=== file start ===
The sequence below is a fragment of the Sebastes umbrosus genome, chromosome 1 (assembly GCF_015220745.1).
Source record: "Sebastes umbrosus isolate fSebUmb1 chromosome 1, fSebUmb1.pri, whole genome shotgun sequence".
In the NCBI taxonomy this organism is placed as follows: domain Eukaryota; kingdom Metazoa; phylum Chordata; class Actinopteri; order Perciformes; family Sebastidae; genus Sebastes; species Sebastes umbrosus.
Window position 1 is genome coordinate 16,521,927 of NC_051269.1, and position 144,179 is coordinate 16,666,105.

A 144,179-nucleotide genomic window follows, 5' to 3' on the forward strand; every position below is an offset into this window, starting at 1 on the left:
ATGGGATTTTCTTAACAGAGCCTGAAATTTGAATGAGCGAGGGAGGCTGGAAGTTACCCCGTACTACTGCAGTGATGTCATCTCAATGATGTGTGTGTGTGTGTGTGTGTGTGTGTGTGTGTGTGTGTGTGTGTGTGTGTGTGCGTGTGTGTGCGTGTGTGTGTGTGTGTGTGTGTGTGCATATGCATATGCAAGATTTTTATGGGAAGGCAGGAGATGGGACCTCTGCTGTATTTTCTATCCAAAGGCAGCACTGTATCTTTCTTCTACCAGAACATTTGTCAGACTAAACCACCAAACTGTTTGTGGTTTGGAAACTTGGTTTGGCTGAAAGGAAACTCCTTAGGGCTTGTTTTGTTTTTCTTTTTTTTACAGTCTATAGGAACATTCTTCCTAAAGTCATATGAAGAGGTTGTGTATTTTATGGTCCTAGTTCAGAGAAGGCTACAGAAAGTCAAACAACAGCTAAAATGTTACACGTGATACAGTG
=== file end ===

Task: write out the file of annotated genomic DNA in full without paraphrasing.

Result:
The sequence below is a fragment of the Sebastes umbrosus genome, chromosome 1 (assembly GCF_015220745.1).
Source record: "Sebastes umbrosus isolate fSebUmb1 chromosome 1, fSebUmb1.pri, whole genome shotgun sequence".
In the NCBI taxonomy this organism is placed as follows: domain Eukaryota; kingdom Metazoa; phylum Chordata; class Actinopteri; order Perciformes; family Sebastidae; genus Sebastes; species Sebastes umbrosus.
Window position 1 is genome coordinate 16,521,927 of NC_051269.1, and position 144,179 is coordinate 16,666,105.

A 144,179-nucleotide genomic window follows, 5' to 3' on the forward strand; every position below is an offset into this window, starting at 1 on the left:
ATGGGATTTTCTTAACAGAGCCTGAAATTTGAATGAGCGAGGGAGGCTGGAAGTTACCCCGTACTACTGCAGTGATGTCATCTCAATGATGTGTGTGTGTGTGTGTGTGTGTGTGTGTGTGTGTGTGTGTGTGTGTGTGTGTGCGTGTGTGTGCGTGTGTGTGTGTGTGTGTGTGTGTGCATATGCATATGCAAGATTTTTATGGGAAGGCAGGAGATGGGACCTCTGCTGTATTTTCTATCCAAAGGCAGCACTGTATCTTTCTTCTACCAGAACATTTGTCAGACTAAACCACCAAACTGTTTGTGGTTTGGAAACTTGGTTTGGCTGAAAGGAAACTCCTTAGGGCTTGTTTTGTTTTTCTTTTTTTTACAGTCTATAGGAACATTCTTCCTAAAGTCATATGAAGAGGTTGTGTATTTTATGGTCCTAGTTCAGAGAAGGCTACAGAAAGTCAAACAACAGCTAAAATGTTACACGTGATACAGTG